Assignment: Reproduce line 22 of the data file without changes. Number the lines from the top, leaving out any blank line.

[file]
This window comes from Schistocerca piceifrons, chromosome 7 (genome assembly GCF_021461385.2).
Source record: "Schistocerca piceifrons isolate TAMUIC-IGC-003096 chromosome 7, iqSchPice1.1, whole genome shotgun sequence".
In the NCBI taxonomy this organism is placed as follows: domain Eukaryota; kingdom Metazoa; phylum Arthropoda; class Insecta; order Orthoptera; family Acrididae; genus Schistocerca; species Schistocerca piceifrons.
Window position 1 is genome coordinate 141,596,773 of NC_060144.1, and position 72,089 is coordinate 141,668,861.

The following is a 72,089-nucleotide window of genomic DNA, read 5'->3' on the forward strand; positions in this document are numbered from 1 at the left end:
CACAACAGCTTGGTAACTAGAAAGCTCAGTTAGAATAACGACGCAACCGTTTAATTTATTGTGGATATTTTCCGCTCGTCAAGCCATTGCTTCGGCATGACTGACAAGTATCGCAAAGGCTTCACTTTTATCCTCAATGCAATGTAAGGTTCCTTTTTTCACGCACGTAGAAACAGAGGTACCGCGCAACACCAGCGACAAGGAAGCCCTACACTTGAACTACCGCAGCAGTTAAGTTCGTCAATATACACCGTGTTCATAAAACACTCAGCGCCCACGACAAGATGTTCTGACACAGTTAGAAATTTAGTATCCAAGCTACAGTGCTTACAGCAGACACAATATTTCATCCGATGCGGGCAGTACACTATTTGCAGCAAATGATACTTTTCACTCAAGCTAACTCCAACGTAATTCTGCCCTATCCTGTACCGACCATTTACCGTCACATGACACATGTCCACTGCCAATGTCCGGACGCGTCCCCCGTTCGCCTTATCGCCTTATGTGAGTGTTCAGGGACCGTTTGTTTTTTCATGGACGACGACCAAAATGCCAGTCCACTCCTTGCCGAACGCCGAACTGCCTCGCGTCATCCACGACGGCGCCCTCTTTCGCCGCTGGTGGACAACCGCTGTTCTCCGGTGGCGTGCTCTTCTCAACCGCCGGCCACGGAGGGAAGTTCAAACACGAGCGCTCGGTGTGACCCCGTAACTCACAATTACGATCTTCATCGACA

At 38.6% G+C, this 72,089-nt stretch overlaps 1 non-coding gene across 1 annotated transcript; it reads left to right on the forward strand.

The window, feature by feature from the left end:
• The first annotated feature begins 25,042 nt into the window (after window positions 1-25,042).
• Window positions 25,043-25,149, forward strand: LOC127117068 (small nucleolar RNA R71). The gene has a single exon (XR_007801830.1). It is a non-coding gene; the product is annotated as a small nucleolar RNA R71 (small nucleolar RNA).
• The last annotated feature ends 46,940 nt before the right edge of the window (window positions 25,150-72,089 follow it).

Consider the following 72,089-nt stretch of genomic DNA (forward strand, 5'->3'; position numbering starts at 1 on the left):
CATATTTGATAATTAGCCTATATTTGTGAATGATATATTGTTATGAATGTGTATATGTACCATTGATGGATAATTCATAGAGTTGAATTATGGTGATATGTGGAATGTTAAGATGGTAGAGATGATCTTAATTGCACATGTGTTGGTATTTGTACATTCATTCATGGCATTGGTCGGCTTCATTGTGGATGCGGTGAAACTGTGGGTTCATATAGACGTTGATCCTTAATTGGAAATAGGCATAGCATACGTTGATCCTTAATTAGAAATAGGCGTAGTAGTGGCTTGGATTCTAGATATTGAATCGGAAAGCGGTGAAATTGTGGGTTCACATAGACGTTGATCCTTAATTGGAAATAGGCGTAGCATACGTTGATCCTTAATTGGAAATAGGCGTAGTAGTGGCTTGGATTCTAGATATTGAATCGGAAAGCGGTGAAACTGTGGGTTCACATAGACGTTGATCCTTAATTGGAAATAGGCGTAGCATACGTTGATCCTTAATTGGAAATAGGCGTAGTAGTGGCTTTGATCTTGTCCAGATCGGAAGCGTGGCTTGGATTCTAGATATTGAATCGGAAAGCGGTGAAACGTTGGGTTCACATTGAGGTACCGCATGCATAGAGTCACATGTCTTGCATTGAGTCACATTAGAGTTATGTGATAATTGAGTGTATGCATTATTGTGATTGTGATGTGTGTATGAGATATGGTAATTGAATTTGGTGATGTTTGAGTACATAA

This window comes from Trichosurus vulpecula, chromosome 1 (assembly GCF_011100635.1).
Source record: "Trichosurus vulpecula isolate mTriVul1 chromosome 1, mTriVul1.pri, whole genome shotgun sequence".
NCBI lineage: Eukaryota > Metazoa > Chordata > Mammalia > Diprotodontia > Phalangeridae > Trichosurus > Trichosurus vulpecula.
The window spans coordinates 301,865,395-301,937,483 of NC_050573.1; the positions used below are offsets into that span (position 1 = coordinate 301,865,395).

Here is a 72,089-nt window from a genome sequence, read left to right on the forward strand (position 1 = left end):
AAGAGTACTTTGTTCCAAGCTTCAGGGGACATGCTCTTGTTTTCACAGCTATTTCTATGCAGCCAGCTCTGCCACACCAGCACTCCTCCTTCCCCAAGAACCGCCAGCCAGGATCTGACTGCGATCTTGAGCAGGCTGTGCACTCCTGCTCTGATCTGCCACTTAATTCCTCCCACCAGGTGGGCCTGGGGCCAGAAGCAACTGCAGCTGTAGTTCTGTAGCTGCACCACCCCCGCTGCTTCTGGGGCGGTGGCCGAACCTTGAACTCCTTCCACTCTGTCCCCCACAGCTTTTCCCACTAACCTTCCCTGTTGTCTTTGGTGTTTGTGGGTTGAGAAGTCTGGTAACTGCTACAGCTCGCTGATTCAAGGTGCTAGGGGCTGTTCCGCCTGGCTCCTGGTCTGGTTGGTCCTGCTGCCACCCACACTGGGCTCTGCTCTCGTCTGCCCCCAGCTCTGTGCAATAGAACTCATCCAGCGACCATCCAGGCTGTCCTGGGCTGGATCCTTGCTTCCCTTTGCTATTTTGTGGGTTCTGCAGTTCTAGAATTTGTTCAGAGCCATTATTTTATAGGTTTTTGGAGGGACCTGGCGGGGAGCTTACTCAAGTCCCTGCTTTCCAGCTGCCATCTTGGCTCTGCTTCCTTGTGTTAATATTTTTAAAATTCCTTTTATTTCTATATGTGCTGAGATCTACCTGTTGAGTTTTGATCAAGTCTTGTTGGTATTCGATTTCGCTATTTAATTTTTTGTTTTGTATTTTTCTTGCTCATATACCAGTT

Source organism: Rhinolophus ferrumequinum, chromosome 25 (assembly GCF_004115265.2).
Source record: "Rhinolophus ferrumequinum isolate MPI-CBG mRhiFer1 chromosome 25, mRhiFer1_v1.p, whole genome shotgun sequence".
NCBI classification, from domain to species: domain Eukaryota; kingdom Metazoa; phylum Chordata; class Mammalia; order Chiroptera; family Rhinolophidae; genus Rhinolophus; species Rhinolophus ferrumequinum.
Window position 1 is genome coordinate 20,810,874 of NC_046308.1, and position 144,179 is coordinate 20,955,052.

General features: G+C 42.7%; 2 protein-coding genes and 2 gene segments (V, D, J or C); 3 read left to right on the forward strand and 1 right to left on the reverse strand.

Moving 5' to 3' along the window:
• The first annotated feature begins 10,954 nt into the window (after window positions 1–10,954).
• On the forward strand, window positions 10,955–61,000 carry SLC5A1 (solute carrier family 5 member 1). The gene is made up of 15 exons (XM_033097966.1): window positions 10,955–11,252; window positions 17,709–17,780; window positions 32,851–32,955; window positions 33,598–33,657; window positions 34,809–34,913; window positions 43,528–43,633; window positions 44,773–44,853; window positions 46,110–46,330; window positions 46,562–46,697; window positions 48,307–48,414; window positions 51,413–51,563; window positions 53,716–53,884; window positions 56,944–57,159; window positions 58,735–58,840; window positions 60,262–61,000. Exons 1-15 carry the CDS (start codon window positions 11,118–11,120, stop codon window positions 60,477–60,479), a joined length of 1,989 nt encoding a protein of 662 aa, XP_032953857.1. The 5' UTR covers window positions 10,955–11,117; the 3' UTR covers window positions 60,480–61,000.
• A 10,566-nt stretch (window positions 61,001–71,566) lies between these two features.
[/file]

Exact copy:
NCBI classification, from domain to species: domain Eukaryota; kingdom Metazoa; phylum Chordata; class Mammalia; order Chiroptera; family Rhinolophidae; genus Rhinolophus; species Rhinolophus ferrumequinum.